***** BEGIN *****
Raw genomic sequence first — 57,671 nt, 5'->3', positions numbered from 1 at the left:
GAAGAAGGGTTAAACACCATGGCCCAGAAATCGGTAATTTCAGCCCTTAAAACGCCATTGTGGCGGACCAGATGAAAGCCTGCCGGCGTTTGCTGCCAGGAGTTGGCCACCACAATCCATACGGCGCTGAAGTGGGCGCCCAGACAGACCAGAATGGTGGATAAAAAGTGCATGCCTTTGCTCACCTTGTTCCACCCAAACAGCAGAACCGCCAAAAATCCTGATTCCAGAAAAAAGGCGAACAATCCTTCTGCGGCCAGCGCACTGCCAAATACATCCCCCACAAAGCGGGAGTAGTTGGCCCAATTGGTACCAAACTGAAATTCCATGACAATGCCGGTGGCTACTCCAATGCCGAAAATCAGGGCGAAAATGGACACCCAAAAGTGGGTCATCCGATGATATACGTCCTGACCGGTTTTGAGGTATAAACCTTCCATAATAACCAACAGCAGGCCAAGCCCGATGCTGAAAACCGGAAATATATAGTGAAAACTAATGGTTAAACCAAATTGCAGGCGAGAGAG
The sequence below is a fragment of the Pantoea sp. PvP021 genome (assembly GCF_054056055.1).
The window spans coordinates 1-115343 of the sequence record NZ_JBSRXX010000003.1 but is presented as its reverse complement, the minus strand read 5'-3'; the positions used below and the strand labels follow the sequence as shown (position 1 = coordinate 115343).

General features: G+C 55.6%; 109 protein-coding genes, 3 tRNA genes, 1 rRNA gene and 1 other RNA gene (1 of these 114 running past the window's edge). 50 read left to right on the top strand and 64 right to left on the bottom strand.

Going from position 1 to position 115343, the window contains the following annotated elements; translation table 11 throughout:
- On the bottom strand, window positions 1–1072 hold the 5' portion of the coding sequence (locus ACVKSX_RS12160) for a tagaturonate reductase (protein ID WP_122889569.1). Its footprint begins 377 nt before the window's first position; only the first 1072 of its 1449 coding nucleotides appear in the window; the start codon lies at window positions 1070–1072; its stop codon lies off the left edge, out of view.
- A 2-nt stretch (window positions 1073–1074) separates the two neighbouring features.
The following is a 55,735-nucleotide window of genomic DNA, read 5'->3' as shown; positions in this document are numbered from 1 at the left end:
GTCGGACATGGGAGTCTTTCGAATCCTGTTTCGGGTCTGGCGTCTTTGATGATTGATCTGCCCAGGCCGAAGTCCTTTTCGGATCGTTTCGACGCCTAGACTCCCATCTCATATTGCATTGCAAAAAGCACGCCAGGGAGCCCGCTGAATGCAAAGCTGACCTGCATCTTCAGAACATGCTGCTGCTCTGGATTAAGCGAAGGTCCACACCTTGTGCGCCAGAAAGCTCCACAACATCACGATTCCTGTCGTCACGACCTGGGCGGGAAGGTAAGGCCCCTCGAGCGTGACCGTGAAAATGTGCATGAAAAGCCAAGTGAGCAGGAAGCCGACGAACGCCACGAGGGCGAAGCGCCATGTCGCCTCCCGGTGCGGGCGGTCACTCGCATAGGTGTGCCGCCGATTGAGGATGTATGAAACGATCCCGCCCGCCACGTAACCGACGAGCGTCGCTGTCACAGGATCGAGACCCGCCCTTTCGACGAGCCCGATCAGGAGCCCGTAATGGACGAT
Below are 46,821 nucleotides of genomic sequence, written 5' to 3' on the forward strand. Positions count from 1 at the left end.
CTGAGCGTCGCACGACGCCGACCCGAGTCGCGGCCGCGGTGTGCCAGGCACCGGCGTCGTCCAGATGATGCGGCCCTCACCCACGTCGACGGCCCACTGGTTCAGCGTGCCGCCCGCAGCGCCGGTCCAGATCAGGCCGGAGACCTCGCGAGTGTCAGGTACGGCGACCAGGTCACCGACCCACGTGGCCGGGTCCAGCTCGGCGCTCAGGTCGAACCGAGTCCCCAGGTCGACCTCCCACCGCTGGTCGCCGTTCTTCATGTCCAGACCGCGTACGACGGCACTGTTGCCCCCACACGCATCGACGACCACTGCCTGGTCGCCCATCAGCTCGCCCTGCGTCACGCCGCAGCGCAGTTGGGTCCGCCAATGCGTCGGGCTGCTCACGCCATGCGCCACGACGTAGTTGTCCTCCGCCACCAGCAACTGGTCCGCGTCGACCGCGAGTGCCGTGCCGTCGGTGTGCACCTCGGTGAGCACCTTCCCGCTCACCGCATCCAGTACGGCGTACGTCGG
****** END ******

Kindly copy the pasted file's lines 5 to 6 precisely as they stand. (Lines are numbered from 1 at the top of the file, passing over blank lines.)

General features: G+C 55.6%; 109 protein-coding genes, 3 tRNA genes, 1 rRNA gene and 1 other RNA gene (1 of these 114 running past the window's edge). 50 read left to right on the top strand and 64 right to left on the bottom strand.

Going from position 1 to position 115343, the window contains the following annotated elements; translation table 11 throughout: